WHEN you’re trying to wean your baby from breast milk and start him on solid foods, it’s hard to know what advice to follow.
The NHS suggests that you should start feeding your baby solid foods, including specialized baby formula, at around six months.
Parents shouldn’t worry at this point about how much food their baby is eating.
The reason we’re actually told to start babies eating so early is so they can get used to the idea and feel of eating, the NHS website explains.
The very general advice currently being offered by the NHS is that parents should give their baby a variety of foods in addition to breast milk or formula milk.
However, a recent survey found that one in ten parents struggles with what to feed their babies to ensure their nutritional needs are met.
The same poll also found that more than half (54 percent) of parents were confused about how much sugar to give their babies.
Nutritionist Priya Tew explains everything parents need to know when it comes to what kind of foods we should be feeding our little ones.
Should I let my child eat sugary baby food?
There is no hard and fast rule that says you shouldn’t feed your little one sugar.
However, it is worth remembering that the UK government recommends everyone to avoid sugary foods and drinks entirely.
Sugar isn’t good for dental health, with nearly a quarter of five-year-olds showing signs of tooth decay.
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One of the biggest factors behind this is the sugar in their diet, Priya explains.
“Sugar isn’t good for trying to establish healthy eating habits,” says Priya. “Once sugary foods are enjoyed, all other foods taste sour in comparison and are likely to be rejected, leading to fussy eating.”
“It’s important that little ones get maximum nutrition from every tiny bite, especially during the weaning process,” she adds.
How about naturally occurring sugars?
According to Priya, there are two different types of sugars that we come into contact with on a daily basis — these are called “free sugars” and “natural sugars.”
In this case, “free sugars” are the sugars we most want to avoid.
These sugars are often found in foods that we consider unhealthy and can cause health problems like tooth decay.
These sugars are often added to foods or beverages such as B. Cookies, cakes, flavored yoghurts, some breakfast cereals and granola bars.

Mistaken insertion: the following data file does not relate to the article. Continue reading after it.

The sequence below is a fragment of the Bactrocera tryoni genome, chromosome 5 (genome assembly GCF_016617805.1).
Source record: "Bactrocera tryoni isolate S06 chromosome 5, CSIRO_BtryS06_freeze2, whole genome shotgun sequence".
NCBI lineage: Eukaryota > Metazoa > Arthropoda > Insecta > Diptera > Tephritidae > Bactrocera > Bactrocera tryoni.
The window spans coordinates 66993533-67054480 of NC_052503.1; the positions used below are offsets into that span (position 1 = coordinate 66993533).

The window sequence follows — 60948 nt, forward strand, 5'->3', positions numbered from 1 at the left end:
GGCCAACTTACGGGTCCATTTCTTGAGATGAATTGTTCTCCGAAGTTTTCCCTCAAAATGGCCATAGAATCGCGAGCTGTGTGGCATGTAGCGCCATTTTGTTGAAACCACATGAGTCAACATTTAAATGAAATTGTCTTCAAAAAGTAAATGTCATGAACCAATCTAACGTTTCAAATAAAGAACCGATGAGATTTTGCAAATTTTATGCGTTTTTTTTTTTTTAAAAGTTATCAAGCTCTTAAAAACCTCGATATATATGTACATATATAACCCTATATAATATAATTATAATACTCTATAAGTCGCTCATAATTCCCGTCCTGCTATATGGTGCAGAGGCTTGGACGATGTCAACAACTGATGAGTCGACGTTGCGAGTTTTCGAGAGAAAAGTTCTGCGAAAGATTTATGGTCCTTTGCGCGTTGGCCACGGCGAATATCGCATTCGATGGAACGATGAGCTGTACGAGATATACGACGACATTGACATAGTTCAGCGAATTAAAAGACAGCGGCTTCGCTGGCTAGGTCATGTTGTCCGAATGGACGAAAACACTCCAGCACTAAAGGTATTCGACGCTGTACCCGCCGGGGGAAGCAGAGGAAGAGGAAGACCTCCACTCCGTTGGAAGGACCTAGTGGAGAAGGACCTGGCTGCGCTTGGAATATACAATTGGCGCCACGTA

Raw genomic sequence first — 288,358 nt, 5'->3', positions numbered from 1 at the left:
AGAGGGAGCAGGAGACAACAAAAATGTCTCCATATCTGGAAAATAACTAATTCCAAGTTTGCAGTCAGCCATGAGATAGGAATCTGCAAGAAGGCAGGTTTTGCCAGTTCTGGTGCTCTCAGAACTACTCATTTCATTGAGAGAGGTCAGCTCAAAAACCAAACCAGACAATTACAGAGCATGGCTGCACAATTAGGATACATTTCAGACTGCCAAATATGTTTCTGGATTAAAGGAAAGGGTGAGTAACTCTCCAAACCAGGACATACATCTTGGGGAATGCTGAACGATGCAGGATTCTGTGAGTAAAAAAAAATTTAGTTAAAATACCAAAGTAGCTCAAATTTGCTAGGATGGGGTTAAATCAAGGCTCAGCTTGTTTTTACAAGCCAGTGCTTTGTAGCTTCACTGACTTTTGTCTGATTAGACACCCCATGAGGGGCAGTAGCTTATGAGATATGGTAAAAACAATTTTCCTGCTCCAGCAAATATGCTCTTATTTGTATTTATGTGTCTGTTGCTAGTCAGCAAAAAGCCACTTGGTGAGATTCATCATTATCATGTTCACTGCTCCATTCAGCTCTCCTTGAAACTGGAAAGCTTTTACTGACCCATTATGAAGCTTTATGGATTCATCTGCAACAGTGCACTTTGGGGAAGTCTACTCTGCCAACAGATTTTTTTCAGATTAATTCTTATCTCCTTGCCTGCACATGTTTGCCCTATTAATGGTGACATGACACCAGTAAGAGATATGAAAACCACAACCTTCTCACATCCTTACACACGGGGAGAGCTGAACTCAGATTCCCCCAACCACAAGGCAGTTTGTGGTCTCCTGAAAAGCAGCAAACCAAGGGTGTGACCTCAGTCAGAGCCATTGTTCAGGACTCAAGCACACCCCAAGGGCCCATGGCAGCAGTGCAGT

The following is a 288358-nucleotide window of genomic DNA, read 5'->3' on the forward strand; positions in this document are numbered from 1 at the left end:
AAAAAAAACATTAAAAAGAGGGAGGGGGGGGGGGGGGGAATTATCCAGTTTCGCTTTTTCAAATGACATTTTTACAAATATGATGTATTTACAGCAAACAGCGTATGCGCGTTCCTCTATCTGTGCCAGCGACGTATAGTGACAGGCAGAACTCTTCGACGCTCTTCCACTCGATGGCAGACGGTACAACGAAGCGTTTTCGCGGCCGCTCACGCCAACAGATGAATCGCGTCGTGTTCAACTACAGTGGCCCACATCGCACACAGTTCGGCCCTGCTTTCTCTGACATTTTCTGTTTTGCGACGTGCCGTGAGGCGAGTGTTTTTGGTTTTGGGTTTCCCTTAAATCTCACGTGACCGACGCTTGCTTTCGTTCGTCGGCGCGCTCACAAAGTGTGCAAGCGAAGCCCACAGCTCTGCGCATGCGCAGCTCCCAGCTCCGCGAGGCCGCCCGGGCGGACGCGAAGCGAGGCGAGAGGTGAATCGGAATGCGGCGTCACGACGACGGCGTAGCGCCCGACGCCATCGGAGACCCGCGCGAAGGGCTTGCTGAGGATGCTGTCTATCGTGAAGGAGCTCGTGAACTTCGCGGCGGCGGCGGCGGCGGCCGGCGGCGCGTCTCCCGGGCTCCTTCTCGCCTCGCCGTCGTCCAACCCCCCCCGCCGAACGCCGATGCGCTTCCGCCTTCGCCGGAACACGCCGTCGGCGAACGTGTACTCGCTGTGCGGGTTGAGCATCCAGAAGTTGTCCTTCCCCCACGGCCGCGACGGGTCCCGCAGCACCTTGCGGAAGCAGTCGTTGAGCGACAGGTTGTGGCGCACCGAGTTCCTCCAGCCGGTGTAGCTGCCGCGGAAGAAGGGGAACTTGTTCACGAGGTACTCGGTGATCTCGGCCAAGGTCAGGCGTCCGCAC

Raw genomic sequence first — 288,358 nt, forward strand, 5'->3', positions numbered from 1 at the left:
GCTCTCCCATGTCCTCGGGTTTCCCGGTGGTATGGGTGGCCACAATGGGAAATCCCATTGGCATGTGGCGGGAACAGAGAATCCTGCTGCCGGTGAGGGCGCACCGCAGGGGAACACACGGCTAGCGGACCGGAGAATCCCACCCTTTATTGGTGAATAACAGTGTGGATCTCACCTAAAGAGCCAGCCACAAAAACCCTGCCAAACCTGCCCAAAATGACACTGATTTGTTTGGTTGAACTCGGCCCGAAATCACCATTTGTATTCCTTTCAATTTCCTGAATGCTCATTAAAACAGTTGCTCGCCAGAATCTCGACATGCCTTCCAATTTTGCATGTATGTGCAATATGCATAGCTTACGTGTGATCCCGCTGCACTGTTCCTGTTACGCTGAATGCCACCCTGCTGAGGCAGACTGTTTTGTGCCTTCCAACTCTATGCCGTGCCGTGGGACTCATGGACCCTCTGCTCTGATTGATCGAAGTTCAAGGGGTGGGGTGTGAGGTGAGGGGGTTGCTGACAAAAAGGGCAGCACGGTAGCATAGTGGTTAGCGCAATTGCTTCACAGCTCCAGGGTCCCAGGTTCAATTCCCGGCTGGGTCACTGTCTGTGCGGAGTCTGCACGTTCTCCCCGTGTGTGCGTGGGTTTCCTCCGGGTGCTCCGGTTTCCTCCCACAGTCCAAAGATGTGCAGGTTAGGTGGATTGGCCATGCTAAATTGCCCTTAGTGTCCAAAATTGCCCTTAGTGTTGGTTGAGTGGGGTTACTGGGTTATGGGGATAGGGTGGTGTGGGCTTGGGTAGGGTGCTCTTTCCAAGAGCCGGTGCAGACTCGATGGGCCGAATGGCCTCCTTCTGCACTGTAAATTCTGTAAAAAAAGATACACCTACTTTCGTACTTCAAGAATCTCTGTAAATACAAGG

Free sugars also include the sugars in fruit juices, smoothies, honey, agave, syrups and sweet nectars.
“These are the sugars to avoid giving your little one as much as possible,” says Priya.
Natural sugars are found in fruits, vegetables, milk, plain yogurt, grains, pasta, rice, oatmeal, and flour. These are safe for your little one and can be part of a balanced diet.
How can I keep my baby from eating too much sugar?
Ideally, you aim to keep your little one’s sugar intake as low as possible, says Priya.
A good way to do this is to check the baby food label.
She suggests that you look at the value of “which sugars” — that’s the sum of natural sugars and free sugars.
“That means there’s a lot of sugar in a fruit puree, but that’s natural sugar,” she explains. “So you also need to check the ingredients list.”
Look for added sugars like glucose, syrup, honey, and of course, sugar itself.
“You can compare products in terms of sugar content by looking at the values per 100g and opting for the options with less sugar,” she adds.
There will always be times when you feel like you can make an exception; maybe at a birthday party when you are both surrounded by cake and sweets.
Priya says it’s a good idea to carry a tasty but healthy alternative to offer.
“But don’t panic if your little one has a bit of sugar. What really matters is that your child eats a healthy diet and avoids sugar most of the time,” she explains.
https://www.the-sun.com/health/6000770/five-things-parents-need-know-about-weaning/ I’m a nutritionist – here are 5 things EVERY parent needs to know about weaning their baby